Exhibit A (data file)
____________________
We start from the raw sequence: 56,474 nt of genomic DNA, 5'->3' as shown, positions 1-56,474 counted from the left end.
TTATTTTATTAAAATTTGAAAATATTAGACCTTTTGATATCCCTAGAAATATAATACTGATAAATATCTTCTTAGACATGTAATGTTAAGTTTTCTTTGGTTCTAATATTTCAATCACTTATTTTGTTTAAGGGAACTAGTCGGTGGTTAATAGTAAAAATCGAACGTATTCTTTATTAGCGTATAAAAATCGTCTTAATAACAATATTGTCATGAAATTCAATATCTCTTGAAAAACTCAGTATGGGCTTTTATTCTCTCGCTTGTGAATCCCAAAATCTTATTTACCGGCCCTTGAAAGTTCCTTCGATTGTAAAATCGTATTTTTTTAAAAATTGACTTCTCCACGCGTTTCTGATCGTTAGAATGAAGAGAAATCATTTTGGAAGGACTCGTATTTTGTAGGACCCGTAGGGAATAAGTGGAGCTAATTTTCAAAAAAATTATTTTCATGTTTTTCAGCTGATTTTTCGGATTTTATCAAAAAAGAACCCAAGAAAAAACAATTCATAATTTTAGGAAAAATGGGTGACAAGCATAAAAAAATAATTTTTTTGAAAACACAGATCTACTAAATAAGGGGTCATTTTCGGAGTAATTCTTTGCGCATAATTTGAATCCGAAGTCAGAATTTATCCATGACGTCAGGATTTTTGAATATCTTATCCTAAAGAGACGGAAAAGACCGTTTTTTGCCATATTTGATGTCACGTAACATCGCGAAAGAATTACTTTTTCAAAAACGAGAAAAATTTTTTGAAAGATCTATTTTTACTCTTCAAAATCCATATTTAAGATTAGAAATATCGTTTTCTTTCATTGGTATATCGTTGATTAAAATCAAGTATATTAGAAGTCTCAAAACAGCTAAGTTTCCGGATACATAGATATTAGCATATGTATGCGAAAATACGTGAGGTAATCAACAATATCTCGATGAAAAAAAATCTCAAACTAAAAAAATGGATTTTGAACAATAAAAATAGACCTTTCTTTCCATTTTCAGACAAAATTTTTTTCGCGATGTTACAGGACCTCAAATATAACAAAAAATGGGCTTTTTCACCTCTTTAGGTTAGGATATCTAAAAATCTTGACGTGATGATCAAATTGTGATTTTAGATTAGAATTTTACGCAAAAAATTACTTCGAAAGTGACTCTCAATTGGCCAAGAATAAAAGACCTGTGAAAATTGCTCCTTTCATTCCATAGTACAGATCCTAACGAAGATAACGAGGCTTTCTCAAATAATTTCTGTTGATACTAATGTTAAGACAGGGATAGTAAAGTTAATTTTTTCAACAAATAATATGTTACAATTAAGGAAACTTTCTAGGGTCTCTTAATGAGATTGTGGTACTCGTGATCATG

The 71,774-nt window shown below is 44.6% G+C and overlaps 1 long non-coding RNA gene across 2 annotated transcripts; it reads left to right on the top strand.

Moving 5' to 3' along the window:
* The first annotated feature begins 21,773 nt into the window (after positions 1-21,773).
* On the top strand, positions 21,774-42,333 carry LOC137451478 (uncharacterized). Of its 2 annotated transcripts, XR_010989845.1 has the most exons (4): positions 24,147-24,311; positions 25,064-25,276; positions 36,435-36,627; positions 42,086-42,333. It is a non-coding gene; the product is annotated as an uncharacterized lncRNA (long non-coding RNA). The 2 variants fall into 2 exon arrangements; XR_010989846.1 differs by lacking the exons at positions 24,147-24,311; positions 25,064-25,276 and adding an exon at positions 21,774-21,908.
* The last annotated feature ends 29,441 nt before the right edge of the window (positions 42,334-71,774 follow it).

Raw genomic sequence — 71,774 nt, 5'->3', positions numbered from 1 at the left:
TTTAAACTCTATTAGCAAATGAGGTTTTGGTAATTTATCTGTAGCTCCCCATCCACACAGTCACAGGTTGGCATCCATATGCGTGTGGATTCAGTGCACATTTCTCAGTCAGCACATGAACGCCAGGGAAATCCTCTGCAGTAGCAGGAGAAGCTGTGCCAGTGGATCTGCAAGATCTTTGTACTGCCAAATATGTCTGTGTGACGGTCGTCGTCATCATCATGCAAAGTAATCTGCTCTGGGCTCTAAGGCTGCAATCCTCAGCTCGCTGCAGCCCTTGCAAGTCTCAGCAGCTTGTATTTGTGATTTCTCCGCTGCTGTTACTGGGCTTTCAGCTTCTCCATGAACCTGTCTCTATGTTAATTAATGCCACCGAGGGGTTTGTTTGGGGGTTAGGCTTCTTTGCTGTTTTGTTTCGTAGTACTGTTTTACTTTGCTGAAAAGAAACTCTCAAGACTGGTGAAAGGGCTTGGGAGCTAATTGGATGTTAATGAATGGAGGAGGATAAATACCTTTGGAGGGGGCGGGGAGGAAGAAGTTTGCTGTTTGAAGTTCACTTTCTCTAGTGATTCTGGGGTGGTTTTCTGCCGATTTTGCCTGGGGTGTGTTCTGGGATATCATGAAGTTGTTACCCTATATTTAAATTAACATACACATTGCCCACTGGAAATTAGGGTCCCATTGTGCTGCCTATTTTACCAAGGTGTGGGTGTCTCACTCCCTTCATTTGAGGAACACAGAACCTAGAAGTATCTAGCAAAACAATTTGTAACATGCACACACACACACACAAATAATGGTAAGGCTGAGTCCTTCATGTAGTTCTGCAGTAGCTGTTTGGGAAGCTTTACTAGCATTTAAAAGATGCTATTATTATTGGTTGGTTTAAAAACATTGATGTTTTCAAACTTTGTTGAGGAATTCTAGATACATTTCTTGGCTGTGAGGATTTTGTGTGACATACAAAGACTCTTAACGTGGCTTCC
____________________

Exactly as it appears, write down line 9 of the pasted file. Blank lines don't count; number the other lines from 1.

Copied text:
TTTAAACTCTATTAGCAAATGAGGTTTTGGTAATTTATCTGTAGCTCCCCATCCACACAGTCACAGGTTGGCATCCATATGCGTGTGGATTCAGTGCACATTTCTCAGTCAGCACATGAACGCCAGGGAAATCCTCTGCAGTAGCAGGAGAAGCTGTGCCAGTGGATCTGCAAGATCTTTGTACTGCCAAATATGTCTGTGTGACGGTCGTCGTCATCATCATGCAAAGTAATCTGCTCTGGGCTCTAAGGCTGCAATCCTCAGCTCGCTGCAGCCCTTGCAAGTCTCAGCAGCTTGTATTTGTGATTTCTCCGCTGCTGTTACTGGGCTTTCAGCTTCTCCATGAACCTGTCTCTATGTTAATTAATGCCACCGAGGGGTTTGTTTGGGGGTTAGGCTTCTTTGCTGTTTTGTTTCGTAGTACTGTTTTACTTTGCTGAAAAGAAACTCTCAAGACTGGTGAAAGGGCTTGGGAGCTAATTGGATGTTAATGAATGGAGGAGGATAAATACCTTTGGAGGGGGCGGGGAGGAAGAAGTTTGCTGTTTGAAGTTCACTTTCTCTAGTGATTCTGGGGTGGTTTTCTGCCGATTTTGCCTGGGGTGTGTTCTGGGATATCATGAAGTTGTTACCCTATATTTAAATTAACATACACATTGCCCACTGGAAATTAGGGTCCCATTGTGCTGCCTATTTTACCAAGGTGTGGGTGTCTCACTCCCTTCATTTGAGGAACACAGAACCTAGAAGTATCTAGCAAAACAATTTGTAACATGCACACACACACACACAAATAATGGTAAGGCTGAGTCCTTCATGTAGTTCTGCAGTAGCTGTTTGGGAAGCTTTACTAGCATTTAAAAGATGCTATTATTATTGGTTGGTTTAAAAACATTGATGTTTTCAAACTTTGTTGAGGAATTCTAGATACATTTCTTGGCTGTGAGGATTTTGTGTGACATACAAAGACTCTTAACGTGGCTTCC